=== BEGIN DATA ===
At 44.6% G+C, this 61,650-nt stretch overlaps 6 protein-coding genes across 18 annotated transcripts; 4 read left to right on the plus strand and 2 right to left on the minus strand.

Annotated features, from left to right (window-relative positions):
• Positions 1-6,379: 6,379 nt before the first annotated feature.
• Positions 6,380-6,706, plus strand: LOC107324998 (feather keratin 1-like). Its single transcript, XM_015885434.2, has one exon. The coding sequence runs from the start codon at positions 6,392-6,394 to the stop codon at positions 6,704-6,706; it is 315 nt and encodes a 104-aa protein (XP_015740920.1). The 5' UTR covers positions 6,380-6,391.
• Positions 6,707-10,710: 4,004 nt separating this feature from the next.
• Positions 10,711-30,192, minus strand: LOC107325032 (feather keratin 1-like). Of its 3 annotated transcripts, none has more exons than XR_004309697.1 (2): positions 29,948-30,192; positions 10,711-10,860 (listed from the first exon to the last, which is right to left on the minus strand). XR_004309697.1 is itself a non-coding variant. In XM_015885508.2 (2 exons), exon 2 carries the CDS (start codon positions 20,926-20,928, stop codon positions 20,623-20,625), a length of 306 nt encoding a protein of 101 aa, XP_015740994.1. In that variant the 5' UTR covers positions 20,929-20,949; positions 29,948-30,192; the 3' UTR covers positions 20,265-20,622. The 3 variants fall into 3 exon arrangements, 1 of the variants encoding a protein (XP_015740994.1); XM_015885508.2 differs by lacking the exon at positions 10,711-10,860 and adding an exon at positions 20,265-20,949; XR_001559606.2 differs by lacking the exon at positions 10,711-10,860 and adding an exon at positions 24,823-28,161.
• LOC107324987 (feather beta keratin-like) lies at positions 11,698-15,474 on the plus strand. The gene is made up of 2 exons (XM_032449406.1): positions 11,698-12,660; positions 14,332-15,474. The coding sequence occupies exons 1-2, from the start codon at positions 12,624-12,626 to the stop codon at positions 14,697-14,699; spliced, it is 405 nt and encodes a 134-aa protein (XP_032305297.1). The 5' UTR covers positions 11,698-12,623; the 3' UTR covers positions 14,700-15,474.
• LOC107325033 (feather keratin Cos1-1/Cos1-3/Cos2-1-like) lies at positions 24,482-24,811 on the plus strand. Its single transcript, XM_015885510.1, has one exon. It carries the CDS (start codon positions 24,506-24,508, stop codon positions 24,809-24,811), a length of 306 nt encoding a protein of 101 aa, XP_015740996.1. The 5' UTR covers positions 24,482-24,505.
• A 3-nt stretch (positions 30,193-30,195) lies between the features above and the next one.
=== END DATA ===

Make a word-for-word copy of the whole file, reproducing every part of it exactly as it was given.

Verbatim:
At 44.6% G+C, this 61,650-nt stretch overlaps 6 protein-coding genes across 18 annotated transcripts; 4 read left to right on the plus strand and 2 right to left on the minus strand.

Annotated features, from left to right (window-relative positions):
• Positions 1-6,379: 6,379 nt before the first annotated feature.
• Positions 6,380-6,706, plus strand: LOC107324998 (feather keratin 1-like). Its single transcript, XM_015885434.2, has one exon. The coding sequence runs from the start codon at positions 6,392-6,394 to the stop codon at positions 6,704-6,706; it is 315 nt and encodes a 104-aa protein (XP_015740920.1). The 5' UTR covers positions 6,380-6,391.
• Positions 6,707-10,710: 4,004 nt separating this feature from the next.
• Positions 10,711-30,192, minus strand: LOC107325032 (feather keratin 1-like). Of its 3 annotated transcripts, none has more exons than XR_004309697.1 (2): positions 29,948-30,192; positions 10,711-10,860 (listed from the first exon to the last, which is right to left on the minus strand). XR_004309697.1 is itself a non-coding variant. In XM_015885508.2 (2 exons), exon 2 carries the CDS (start codon positions 20,926-20,928, stop codon positions 20,623-20,625), a length of 306 nt encoding a protein of 101 aa, XP_015740994.1. In that variant the 5' UTR covers positions 20,929-20,949; positions 29,948-30,192; the 3' UTR covers positions 20,265-20,622. The 3 variants fall into 3 exon arrangements, 1 of the variants encoding a protein (XP_015740994.1); XM_015885508.2 differs by lacking the exon at positions 10,711-10,860 and adding an exon at positions 20,265-20,949; XR_001559606.2 differs by lacking the exon at positions 10,711-10,860 and adding an exon at positions 24,823-28,161.
• LOC107324987 (feather beta keratin-like) lies at positions 11,698-15,474 on the plus strand. The gene is made up of 2 exons (XM_032449406.1): positions 11,698-12,660; positions 14,332-15,474. The coding sequence occupies exons 1-2, from the start codon at positions 12,624-12,626 to the stop codon at positions 14,697-14,699; spliced, it is 405 nt and encodes a 134-aa protein (XP_032305297.1). The 5' UTR covers positions 11,698-12,623; the 3' UTR covers positions 14,700-15,474.
• LOC107325033 (feather keratin Cos1-1/Cos1-3/Cos2-1-like) lies at positions 24,482-24,811 on the plus strand. Its single transcript, XM_015885510.1, has one exon. It carries the CDS (start codon positions 24,506-24,508, stop codon positions 24,809-24,811), a length of 306 nt encoding a protein of 101 aa, XP_015740996.1. The 5' UTR covers positions 24,482-24,505.
• A 3-nt stretch (positions 30,193-30,195) lies between the features above and the next one.